The crisply told first season of "Downton" set a high bar, and if the second wobbles in the attempt to clear that bar, it is, perhaps, understandable, given that the show tries to synthesize elements of melodrama, soap opera, character drama and drawing-room comedy. The good news is, despite the obvious growing pains, which include some contrived obstacles and clunky character introductions and exits, the show gets things right more often than it gets them wrong, especially as various story lines knit themselves together over the course of the season. In any event, it's very hard to resist a show that made me regularly laugh out loud (for all the right reasons). The Dowager Countess naturally got many of the best lines, but even Cora and the irascible cook, Mrs. Patmore, launched some very entertaining verbal grenades.

All things considered, though there were more frustrations this time around, you can still count me as a "Downton" fan. Even though a few story lines -- such as Lady Sybil's chemistry-free flirtation with the family's chauffeur -- don't quite work, Fellowes and the cast ultimately create a world that is every bit as detailed and real as Dillon, Texas, or Pawnee, Indiana (no wonder Leslie Knope is a big fan).

The fact that the majority of story lines work is a credit to the show's skilled actors, who are able to invest "Downton's" most absorbing tales with layered emotions and poignant restraint. Michelle Dockery and Dan Stevens, who play Lady Mary and Matthew Crawley, respectively, are particularly worthy of praise; Matthew's war experiences and Lady Mary's search for meaningful autonomy are the lynchpins of the season, and in more scenes than I can count, Dockery and Stevens are simply transfixing. Among the servants, I must single out Jim Carter as the very proper butler Carson and Phyllis Logan as the the practical yet kind housekeeper, Mrs. Hughes; just as their characters keep the house running smoothly, these actors function as the quietly effective lynchpins of many "downstairs" stories.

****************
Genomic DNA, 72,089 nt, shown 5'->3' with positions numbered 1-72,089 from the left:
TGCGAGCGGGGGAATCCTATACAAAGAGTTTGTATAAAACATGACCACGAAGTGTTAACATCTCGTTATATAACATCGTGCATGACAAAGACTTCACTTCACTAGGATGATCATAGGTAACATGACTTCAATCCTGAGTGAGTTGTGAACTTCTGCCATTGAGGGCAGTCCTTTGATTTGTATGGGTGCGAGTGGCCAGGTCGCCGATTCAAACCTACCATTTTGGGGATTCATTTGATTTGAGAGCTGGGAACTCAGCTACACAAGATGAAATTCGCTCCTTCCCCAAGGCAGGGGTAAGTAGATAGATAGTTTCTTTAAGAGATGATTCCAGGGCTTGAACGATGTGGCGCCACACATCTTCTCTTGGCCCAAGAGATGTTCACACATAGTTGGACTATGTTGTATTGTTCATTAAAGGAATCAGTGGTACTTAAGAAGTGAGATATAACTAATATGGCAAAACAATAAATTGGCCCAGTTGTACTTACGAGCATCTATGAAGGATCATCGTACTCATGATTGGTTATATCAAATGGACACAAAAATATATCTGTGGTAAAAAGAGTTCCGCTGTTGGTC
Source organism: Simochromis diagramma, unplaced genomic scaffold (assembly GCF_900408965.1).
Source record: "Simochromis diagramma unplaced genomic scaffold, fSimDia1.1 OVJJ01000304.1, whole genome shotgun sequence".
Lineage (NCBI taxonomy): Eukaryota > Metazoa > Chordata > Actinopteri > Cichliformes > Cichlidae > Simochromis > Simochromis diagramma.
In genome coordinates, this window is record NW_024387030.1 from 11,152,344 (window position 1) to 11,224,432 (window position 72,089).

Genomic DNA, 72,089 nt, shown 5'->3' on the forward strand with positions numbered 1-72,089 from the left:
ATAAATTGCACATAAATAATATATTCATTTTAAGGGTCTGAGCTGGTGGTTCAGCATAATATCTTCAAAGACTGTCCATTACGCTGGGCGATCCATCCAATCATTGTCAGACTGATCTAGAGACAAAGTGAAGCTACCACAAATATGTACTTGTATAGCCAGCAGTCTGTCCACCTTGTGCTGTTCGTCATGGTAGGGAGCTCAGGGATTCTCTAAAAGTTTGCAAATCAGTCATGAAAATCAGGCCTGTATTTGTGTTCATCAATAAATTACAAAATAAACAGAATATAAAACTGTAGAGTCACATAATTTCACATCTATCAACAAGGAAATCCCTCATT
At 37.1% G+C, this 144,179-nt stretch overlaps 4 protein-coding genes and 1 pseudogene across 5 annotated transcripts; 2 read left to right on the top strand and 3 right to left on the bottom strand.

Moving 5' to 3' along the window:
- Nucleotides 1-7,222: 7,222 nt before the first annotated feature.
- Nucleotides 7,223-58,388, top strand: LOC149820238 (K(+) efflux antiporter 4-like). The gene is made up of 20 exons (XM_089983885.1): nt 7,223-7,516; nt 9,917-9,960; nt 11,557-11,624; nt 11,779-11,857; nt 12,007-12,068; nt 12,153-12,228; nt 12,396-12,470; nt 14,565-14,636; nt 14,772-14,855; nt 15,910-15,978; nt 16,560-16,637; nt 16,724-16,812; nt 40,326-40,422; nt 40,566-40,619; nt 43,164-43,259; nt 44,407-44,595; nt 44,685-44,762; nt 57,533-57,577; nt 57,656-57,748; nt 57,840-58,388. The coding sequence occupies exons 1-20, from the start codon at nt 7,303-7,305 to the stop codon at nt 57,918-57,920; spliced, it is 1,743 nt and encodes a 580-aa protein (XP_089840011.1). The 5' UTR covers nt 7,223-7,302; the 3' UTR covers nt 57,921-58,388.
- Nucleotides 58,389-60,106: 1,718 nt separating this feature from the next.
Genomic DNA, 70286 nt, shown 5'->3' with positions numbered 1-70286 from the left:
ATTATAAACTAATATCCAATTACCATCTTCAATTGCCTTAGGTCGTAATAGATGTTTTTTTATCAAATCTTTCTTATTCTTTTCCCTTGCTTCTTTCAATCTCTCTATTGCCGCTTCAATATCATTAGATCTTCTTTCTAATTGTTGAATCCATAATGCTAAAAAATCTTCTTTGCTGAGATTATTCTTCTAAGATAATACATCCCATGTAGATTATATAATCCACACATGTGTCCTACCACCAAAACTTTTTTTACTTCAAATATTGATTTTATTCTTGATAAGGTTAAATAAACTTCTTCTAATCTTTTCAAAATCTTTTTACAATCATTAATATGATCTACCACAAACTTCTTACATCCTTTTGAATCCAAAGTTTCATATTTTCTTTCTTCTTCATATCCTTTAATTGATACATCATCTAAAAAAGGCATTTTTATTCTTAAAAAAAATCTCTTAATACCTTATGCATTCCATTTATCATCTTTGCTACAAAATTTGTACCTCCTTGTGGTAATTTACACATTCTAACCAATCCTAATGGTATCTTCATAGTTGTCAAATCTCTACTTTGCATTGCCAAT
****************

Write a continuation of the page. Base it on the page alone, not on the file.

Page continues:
The last few hours of Season 2, in which the characters are united by a series of post-war crises, are especially strong and affecting. By that point, "Downton's" pace has settled into a much more pleasing rhythm, making the occasional contrivance, cartoonish character or implausibility easier to forgive. There are deaths that will make your eyes mist over, pregnancies, clandestine love affairs, secrets tucked away and sometimes shared. By the wonderful final episode of the season, which takes place as a new decade dawns, you will be -- as I was -- mildly desperate for your next "Downton" fix.

Good thing we already know a third season has already been commissioned.

This feature on "Downton Abbey," which has interviews with cast members Michelle Dockery (Lady Mary), Dan Stevens (Matthew Crawley) and Elizabeth McGovern (Lady Cora), previews specific story lines that take place in Season 2. Fellowes previews the new season here.